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  #31  
Old 05-13-2013, 09:28 AM
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Yes, this is true. There are still folks like knitters and crocheters that do slow work but even they have some shortcuts like the Q hook afghans. I see things evolving as there are faster drying paints, pre-preped canvas, etc. All shortcuts. That is also what diecuts are - shortcuts.
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  #32  
Old 10-26-2013, 10:11 AM
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Yes, I agree. But who makes the faster means of expression possible? Artists
LOL, Susan!

We've been discussing working with 'heavy' metals on this thread--beverage cans & flashing. Time to introduce a new 'player'--kitchen foil! It's in everyone's kitchen & is easy to cut, punch, emboss, etc.

Entered a challenge where we had to use kitchen foil & came up with a piece.

Like most metals, stamping on it was tricky, but StazOn worked well for stamping & coloring. The BG is EF-embossed. The Arch is a die cut. Both are kitchen foil mounted on adhesive paper to support to the foil. The dragon is aluminum can.

So... Can we add kitchen foil to our chat. Questions, comments, tips & such?
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  #33  
Old 10-26-2013, 12:11 PM
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Foil of course belongs here. I prefer the Heavy Duty for crafting as it is less likely to get torn while being worked. Years ago I did a technique that started with cord glued to chipboard to create a design. The foil is crumpled and then unfolded and glued and rubbed down onto the corded board with ends wrapped to the back. You may antique the piece with black or brown inks at this point. A clear medium colored with dyes can be filled into the spaces of the corded design. I have no sample as this was at least 40 years ago.
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  #34  
Old 10-26-2013, 12:32 PM
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Originally Posted by fab View Post
Foil of course belongs here. I prefer the Heavy Duty for crafting as it is less likely to get torn while being worked. Years ago I did a technique that started with cord glued to chipboard to create a design. The foil is crumpled and then unfolded and glued and rubbed down onto the corded board with ends wrapped to the back. You may antique the piece with black or brown inks at this point. A clear medium colored with dyes can be filled into the spaces of the corded design. I have no sample as this was at least 40 years ago.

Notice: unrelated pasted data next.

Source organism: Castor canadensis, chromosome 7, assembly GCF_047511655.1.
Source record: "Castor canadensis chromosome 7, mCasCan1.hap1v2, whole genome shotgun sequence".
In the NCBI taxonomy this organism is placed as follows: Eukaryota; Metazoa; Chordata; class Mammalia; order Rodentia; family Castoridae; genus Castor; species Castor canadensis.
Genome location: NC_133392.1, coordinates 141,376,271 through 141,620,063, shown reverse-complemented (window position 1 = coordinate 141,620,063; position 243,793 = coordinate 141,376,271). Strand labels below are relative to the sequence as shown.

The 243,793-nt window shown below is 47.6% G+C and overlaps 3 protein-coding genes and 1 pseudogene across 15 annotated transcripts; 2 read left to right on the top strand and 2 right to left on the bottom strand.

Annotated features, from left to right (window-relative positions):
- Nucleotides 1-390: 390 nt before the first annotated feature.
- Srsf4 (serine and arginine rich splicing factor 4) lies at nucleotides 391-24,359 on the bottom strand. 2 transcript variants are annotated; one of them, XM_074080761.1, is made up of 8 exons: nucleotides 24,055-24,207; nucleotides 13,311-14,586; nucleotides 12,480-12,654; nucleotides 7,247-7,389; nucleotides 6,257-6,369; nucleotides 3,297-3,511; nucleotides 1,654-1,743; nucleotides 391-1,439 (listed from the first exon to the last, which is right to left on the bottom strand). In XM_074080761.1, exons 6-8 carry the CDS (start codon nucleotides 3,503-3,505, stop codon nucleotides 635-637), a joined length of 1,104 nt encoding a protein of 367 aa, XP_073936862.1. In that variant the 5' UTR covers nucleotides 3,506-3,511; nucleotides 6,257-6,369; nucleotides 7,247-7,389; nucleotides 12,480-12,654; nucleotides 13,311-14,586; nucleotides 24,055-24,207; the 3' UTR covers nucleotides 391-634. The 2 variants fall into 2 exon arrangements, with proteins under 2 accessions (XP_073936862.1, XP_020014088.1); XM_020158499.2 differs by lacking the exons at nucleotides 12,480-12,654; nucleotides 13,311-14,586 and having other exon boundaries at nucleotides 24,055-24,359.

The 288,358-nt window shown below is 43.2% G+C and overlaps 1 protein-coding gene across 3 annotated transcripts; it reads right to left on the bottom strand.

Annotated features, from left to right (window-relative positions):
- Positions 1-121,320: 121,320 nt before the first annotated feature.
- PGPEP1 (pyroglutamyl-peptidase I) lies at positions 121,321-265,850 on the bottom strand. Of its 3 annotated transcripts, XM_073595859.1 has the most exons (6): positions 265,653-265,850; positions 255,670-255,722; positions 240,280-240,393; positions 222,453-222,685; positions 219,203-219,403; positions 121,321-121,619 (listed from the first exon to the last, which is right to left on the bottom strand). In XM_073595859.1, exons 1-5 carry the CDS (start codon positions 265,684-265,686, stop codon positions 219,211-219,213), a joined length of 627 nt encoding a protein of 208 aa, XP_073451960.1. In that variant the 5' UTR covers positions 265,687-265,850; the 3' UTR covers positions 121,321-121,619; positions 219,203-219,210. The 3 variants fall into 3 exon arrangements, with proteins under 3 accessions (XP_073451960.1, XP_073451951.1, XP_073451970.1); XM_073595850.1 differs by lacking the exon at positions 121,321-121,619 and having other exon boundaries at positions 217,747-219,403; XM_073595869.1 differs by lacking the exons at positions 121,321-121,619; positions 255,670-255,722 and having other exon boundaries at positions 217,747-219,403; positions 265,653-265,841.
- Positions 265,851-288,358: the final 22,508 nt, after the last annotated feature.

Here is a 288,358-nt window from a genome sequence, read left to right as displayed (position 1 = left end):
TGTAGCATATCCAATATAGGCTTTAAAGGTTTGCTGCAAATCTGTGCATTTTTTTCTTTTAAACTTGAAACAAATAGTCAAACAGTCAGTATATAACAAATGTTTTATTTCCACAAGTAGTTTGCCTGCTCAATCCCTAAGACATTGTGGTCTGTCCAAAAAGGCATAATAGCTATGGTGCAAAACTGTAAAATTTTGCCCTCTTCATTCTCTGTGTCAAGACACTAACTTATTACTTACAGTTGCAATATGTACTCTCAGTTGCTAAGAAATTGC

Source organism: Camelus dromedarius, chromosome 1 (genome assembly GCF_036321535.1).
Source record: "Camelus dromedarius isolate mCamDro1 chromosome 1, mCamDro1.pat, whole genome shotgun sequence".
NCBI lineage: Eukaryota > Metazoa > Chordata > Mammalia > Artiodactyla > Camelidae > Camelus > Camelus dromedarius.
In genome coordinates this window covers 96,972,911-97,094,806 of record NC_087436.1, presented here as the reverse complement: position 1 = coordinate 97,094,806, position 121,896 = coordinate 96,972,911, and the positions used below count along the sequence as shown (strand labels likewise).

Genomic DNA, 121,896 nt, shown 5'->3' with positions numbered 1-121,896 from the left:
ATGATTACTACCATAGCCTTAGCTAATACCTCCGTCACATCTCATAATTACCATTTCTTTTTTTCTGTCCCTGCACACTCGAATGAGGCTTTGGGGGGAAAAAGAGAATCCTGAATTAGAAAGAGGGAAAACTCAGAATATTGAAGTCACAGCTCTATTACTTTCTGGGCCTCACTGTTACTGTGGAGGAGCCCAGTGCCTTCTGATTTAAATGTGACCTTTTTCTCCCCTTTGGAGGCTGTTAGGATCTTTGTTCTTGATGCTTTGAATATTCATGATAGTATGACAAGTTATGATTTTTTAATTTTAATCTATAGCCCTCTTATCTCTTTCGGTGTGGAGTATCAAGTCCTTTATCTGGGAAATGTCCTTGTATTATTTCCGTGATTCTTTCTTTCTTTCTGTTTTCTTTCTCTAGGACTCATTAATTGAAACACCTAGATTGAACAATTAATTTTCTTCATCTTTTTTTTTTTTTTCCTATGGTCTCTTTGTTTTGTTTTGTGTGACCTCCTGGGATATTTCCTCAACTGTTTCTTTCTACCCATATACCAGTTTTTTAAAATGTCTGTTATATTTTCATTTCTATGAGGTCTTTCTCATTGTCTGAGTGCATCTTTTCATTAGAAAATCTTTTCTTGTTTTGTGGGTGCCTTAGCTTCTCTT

Thanks for the input, Fab. What inks have you found to be 'permanent' on aluminum foil? Especially ones that can be used to stamp on the metal without the need to use EPs.
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  #35  
Old 10-26-2013, 12:54 PM
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I have not been stamping on it lately, but my guess would be stazon and perhaps sharpies for drawing and coloring. Alcohol inks should work fine too.
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  #36  
Old 10-27-2013, 07:13 AM
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The Memories India Ink Black should work too. I sure wish they would come out with some more colors of the india inks. I love having an ink that is permanent on most surfaces that doesn't stink and does not need reinking constantly.

Last edited by stampin stacy; 10-28-2013 at 06:47 AM.
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  #37  
Old 10-27-2013, 09:42 AM
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Originally Posted by stampin stacy View Post
The Memories India Ink Black should work too. I sure with they would come out with some more colors of the india inks. I love having an ink that is permanent on most surfaces that doesn't stink and does not need reinking constantly.
Thanks, Stacy. Coloring metal is not a big problem, but I would love to have more stamping ink options on metal other than just StazOn. And (as I've said) I want options that don't involve embossing powders. I would love to stamp metal as easily as paper. Hope springs eternal!
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